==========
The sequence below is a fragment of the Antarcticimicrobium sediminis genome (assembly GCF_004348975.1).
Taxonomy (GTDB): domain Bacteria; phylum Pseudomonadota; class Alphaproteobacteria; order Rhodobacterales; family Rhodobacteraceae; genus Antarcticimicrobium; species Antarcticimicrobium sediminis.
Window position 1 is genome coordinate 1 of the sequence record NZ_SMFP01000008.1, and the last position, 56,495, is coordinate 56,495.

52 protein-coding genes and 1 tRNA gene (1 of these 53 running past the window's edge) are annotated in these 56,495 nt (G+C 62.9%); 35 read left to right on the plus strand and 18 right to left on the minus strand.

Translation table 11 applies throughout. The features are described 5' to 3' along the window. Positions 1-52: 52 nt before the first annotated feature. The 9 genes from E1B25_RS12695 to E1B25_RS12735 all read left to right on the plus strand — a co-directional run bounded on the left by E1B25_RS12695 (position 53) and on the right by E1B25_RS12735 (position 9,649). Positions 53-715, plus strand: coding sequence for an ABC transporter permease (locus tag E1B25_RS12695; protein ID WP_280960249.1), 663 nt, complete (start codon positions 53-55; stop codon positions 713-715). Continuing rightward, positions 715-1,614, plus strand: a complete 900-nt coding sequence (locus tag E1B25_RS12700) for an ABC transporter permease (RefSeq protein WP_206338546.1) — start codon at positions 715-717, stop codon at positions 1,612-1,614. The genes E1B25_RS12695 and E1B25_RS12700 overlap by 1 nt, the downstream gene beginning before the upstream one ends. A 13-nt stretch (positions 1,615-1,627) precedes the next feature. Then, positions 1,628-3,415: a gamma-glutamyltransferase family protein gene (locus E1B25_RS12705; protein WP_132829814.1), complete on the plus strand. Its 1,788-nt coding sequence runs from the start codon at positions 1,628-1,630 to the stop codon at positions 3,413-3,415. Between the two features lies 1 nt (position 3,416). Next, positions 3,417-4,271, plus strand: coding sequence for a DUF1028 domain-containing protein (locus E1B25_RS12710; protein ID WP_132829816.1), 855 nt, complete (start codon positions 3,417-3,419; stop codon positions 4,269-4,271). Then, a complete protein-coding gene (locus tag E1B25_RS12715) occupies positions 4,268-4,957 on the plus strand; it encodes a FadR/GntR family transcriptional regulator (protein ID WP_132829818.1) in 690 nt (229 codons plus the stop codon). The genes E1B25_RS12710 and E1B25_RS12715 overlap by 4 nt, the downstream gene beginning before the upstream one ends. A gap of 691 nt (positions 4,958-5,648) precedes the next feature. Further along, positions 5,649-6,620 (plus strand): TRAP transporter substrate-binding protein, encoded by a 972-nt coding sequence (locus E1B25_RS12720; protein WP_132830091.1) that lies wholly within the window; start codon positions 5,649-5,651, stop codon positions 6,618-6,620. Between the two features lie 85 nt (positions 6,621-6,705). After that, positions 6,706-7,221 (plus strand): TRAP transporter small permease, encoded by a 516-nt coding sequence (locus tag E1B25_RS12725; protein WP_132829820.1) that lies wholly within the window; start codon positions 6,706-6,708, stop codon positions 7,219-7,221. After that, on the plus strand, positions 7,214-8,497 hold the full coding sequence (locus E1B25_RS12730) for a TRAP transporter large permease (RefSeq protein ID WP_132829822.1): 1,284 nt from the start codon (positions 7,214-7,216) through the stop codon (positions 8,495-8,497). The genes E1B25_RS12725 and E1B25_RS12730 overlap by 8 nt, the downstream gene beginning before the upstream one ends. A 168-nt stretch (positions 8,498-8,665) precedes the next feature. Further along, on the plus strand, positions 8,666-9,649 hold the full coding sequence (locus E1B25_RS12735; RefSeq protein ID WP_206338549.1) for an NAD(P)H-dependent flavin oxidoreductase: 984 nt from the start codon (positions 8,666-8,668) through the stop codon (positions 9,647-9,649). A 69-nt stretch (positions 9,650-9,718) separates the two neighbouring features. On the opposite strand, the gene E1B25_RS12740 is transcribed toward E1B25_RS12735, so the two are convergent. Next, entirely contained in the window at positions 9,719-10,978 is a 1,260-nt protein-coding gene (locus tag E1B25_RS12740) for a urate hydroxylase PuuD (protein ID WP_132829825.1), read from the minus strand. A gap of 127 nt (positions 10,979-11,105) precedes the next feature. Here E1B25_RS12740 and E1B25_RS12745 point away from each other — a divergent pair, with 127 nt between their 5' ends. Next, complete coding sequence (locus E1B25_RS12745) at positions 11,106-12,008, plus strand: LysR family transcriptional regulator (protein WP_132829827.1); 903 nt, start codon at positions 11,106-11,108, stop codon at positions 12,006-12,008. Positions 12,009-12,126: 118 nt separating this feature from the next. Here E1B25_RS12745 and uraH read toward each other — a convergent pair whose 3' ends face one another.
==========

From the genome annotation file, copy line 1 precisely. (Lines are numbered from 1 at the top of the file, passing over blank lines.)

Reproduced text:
The sequence below is a fragment of the Antarcticimicrobium sediminis genome (assembly GCF_004348975.1).